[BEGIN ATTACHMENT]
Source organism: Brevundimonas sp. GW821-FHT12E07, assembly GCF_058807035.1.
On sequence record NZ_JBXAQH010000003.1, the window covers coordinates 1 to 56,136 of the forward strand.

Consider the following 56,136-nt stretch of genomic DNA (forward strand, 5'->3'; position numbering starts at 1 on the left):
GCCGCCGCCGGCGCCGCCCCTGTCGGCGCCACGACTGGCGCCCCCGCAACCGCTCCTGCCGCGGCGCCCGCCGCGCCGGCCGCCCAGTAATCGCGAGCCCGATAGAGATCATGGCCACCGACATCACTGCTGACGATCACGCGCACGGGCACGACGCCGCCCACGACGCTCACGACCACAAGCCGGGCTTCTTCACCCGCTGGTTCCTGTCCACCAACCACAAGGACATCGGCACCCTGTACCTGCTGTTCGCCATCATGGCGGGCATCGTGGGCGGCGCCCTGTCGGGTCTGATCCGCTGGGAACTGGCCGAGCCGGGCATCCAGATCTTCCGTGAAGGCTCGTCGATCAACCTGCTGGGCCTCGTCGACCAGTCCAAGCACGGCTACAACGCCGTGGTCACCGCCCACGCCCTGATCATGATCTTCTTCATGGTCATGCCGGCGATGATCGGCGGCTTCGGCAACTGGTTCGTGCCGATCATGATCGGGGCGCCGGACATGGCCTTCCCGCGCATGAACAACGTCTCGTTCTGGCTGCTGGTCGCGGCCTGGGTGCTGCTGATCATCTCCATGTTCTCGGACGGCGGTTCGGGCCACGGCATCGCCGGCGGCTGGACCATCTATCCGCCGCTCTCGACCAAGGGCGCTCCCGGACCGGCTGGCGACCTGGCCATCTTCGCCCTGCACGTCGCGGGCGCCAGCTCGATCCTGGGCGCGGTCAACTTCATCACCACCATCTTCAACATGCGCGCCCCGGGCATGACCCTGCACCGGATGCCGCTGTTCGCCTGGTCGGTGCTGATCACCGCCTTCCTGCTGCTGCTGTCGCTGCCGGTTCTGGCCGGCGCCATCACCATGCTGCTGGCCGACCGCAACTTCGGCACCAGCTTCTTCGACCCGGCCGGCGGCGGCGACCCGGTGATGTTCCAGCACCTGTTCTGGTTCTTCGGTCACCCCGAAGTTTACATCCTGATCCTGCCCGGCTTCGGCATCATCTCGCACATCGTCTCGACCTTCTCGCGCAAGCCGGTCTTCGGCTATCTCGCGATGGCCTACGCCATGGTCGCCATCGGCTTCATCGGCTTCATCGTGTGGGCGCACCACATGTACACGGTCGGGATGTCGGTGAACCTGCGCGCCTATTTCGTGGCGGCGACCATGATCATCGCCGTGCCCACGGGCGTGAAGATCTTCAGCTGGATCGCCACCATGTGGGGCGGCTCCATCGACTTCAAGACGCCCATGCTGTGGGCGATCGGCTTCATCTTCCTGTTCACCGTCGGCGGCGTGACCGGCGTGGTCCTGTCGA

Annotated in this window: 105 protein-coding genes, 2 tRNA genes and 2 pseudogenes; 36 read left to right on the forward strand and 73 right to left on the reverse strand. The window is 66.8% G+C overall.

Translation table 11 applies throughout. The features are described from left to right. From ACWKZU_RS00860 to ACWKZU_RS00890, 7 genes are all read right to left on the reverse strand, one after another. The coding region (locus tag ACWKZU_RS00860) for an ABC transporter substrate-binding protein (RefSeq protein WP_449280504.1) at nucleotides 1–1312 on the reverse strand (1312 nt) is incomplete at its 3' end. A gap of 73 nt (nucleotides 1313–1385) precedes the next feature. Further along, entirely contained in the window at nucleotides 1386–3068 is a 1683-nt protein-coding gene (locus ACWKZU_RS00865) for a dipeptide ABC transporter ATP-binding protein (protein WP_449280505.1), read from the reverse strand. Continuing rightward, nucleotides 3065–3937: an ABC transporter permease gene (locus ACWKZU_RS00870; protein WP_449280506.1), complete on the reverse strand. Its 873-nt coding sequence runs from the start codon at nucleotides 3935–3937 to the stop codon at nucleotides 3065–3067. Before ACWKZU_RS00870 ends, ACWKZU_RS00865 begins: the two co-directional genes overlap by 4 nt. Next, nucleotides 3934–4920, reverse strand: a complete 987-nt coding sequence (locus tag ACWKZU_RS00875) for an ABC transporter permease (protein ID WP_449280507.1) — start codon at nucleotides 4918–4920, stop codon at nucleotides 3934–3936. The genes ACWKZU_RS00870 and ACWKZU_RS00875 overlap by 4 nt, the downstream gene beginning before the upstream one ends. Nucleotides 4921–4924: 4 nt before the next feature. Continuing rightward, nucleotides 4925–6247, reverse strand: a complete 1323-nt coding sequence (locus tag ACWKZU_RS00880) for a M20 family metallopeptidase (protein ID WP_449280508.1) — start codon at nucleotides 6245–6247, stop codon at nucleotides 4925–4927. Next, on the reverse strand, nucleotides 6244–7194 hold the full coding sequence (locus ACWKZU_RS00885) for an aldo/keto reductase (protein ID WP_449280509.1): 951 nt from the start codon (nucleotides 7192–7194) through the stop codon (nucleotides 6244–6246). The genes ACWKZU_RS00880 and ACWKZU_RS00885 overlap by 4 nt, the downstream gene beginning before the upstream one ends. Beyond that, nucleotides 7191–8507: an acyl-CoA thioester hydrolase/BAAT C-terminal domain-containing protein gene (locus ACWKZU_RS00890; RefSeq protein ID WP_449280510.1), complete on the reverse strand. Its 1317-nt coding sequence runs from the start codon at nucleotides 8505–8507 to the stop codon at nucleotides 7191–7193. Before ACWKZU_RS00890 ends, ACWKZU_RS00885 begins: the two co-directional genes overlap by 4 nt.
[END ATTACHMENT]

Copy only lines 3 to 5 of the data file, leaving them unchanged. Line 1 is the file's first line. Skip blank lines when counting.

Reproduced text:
Consider the following 56,136-nt stretch of genomic DNA (forward strand, 5'->3'; position numbering starts at 1 on the left):
GCCGCCGCCGGCGCCGCCCCTGTCGGCGCCACGACTGGCGCCCCCGCAACCGCTCCTGCCGCGGCGCCCGCCGCGCCGGCCGCCCAGTAATCGCGAGCCCGATAGAGATCATGGCCACCGACATCACTGCTGACGATCACGCGCACGGGCACGACGCCGCCCACGACGCTCACGACCACAAGCCGGGCTTCTTCACCCGCTGGTTCCTGTCCACCAACCACAAGGACATCGGCACCCTGTACCTGCTGTTCGCCATCATGGCGGGCATCGTGGGCGGCGCCCTGTCGGGTCTGATCCGCTGGGAACTGGCCGAGCCGGGCATCCAGATCTTCCGTGAAGGCTCGTCGATCAACCTGCTGGGCCTCGTCGACCAGTCCAAGCACGGCTACAACGCCGTGGTCACCGCCCACGCCCTGATCATGATCTTCTTCATGGTCATGCCGGCGATGATCGGCGGCTTCGGCAACTGGTTCGTGCCGATCATGATCGGGGCGCCGGACATGGCCTTCCCGCGCATGAACAACGTCTCGTTCTGGCTGCTGGTCGCGGCCTGGGTGCTGCTGATCATCTCCATGTTCTCGGACGGCGGTTCGGGCCACGGCATCGCCGGCGGCTGGACCATCTATCCGCCGCTCTCGACCAAGGGCGCTCCCGGACCGGCTGGCGACCTGGCCATCTTCGCCCTGCACGTCGCGGGCGCCAGCTCGATCCTGGGCGCGGTCAACTTCATCACCACCATCTTCAACATGCGCGCCCCGGGCATGACCCTGCACCGGATGCCGCTGTTCGCCTGGTCGGTGCTGATCACCGCCTTCCTGCTGCTGCTGTCGCTGCCGGTTCTGGCCGGCGCCATCACCATGCTGCTGGCCGACCGCAACTTCGGCACCAGCTTCTTCGACCCGGCCGGCGGCGGCGACCCGGTGATGTTCCAGCACCTGTTCTGGTTCTTCGGTCACCCCGAAGTTTACATCCTGATCCTGCCCGGCTTCGGCATCATCTCGCACATCGTCTCGACCTTCTCGCGCAAGCCGGTCTTCGGCTATCTCGCGATGGCCTACGCCATGGTCGCCATCGGCTTCATCGGCTTCATCGTGTGGGCGCACCACATGTACACGGTCGGGATGTCGGTGAACCTGCGCGCCTATTTCGTGGCGGCGACCATGATCATCGCCGTGCCCACGGGCGTGAAGATCTTCAGCTGGATCGCCACCATGTGGGGCGGCTCCATCGACTTCAAGACGCCCATGCTGTGGGCGATCGGCTTCATCTTCCTGTTCACCGTCGGCGGCGTGACCGGCGTGGTCCTGTCGA

Annotated in this window: 105 protein-coding genes, 2 tRNA genes and 2 pseudogenes; 36 read left to right on the forward strand and 73 right to left on the reverse strand. The window is 66.8% G+C overall.